On 24 December 2020, the UK Government declared victory over the EU by stating that the Agreement it had reached with the 27 Member States in relation to future extradition arrangements had resulted in a ‘UK win’. It boasted that it had ‘secured fast track arrangements in line with the Norway/Iceland model with additional safeguards so that surrender can be refused if someone’s fundamental rights are at risk, extradition would be disproportionate, or they are likely to face long periods of pre-trial detention.
On the other side of the Channel, the EU stated that it had agreed ‘arrangements based on streamlined procedures subject to judicial control and time limits, providing for UK/EU surrender of suspected and convicted individuals expeditiously with the possibility to waive dual criminality, and to determine applicability for political offences and to own nationals.’
Two months on from the UK declaring victory, the reality of the UK’s new arrangements look far from giving UK law enforcement agencies cause to celebrate.
Already hampered by the loss of investigative tools such as the European Investigation Order, law enforcement agencies in the UK are now faced with the potential inability to seek the extradition of EU nationals from certain member states.
Article LAW.SURR.83 of the Trade and Cooperation Agreement (“TACA”): Nationality exception, introduces for the first time since 2003 a bar to extradition based on nationality. The implementation of the Council Framework Decision on the European Arrest Warrant resulted in all Member States agreeing not to refuse extradition based on the requested person’s nationality. Because extradition arrangements between the UK and EU are no longer conducted in accordance with this EAW scheme, EU Member States are now able to refuse to surrender their own nationals provided notification is given to the Specialised Committee on Law Enforcement and Judicial Cooperation.
This is not a new problem; Germany, Austria and Slovenia notified the General Secretariat of the EU that they would refuse to surrender their own nationals during the transition period that ended on 31 December 2020. Things went from bad to worse last week when a letter from Kevin Foster MP (Minister for Future Borders and Immigration) informed Lord Ricketts (Chair of the EU Security and Justice Sub-Committee) that 10 EU Member States in total have now given such notification of their intention to refuse to extradite their own nationals. In addition, Austria and the Czech Republic have stated that their own nationals will only be extradited with their consent. Assuming such consent would not be forthcoming, that means 12 Member States will now refuse extradition requests from the UK for their own nationals.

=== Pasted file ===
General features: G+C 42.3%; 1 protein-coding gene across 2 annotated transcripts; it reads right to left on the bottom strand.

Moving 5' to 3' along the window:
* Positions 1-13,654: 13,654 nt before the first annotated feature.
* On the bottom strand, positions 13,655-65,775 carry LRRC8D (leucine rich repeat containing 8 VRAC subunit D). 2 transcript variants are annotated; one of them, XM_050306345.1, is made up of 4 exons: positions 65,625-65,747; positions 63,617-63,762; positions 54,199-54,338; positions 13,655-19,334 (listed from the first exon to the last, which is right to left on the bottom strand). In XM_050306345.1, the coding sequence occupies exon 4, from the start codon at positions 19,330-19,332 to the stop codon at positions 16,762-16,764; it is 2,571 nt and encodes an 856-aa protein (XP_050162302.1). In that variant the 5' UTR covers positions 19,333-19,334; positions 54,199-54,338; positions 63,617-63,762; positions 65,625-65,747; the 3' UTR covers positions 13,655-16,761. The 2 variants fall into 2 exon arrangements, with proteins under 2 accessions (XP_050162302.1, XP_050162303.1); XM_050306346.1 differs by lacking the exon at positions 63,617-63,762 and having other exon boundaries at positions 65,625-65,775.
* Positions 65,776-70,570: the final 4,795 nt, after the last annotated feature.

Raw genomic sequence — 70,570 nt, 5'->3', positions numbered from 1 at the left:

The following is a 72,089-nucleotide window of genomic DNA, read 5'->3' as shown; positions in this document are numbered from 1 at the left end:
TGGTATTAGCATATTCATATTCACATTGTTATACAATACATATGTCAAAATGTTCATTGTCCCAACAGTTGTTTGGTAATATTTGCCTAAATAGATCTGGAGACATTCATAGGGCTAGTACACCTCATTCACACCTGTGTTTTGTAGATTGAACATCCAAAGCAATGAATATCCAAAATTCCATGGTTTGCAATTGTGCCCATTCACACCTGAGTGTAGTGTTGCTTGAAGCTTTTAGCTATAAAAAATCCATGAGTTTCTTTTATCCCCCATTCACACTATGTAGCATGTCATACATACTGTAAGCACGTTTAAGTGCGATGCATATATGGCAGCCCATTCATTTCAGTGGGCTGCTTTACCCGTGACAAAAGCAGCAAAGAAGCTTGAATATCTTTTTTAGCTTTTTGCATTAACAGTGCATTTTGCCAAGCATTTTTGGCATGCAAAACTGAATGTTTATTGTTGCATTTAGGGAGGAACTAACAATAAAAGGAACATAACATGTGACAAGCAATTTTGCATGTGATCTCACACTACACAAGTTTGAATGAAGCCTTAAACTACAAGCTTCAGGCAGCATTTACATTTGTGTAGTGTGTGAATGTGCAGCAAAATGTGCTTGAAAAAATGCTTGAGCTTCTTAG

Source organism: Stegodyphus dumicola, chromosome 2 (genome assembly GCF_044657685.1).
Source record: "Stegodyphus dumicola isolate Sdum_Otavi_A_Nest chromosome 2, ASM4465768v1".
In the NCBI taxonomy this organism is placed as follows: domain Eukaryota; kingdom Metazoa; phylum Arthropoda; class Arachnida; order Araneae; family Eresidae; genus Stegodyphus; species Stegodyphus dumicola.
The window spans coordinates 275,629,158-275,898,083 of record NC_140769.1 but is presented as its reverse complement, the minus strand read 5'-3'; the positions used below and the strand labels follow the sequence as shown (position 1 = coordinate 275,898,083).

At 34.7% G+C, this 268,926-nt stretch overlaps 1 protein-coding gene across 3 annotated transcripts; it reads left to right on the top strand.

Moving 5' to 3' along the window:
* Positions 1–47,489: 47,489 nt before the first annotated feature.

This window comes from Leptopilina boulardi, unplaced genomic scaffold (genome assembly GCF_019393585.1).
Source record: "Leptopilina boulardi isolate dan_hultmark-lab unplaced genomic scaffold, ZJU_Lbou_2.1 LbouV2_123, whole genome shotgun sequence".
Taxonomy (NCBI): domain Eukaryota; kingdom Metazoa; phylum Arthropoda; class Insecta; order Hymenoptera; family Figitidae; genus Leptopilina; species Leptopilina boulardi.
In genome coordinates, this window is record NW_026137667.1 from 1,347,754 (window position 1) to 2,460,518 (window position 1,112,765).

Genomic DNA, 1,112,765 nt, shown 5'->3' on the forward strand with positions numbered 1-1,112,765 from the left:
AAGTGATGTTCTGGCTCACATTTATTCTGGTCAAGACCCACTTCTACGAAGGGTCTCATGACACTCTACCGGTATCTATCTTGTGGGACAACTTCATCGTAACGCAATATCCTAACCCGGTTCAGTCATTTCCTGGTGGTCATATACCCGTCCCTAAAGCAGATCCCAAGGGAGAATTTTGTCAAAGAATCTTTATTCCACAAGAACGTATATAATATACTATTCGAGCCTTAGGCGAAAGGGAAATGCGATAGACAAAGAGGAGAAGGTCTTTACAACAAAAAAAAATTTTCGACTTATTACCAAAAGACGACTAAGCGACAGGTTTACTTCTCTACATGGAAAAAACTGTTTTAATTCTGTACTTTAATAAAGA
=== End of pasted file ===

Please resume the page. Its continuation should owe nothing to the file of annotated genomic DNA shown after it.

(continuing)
Whilst this is not a complete get out of jail free card, those who commit crime in the UK and flee to their home jurisdiction may subsequently avoid justice. It was not too long ago that the EAW was heralded as a significant strength in the armoury of UK law enforcement agencies, who (rightly) boasted of securing the extradition from Latvia of Latvian Viktor Dembovskis, convicted and sentenced for the murder of 17 year old Jeshma Raithatha. Under the TACA, Latvia would now refuse to extradite Dembovskis and any prospect of instituting proceedings in Latvia would depend on obtaining the necessary evidence through MLA, which is now made more cumbersome by reliance upon the European Convention on Mutual Legal Assistance 1959.
Whilst heralded as a ‘UK win’ fewer than three months ago, it looks like victory was declared too soon. Only now will the adverse ramifications for law enforcement agencies start to be felt in a UK post Brexit that does not include use of the EAW.
 Croatia, Finland, France, Germany, Greece, Latvia, Poland, Slovakia, Slovenia and Sweden
 In circumstances where a State has refused to extradite one of its own nationals under the nationality exception, that State shall consider whether proceedings against its own national should be commenced.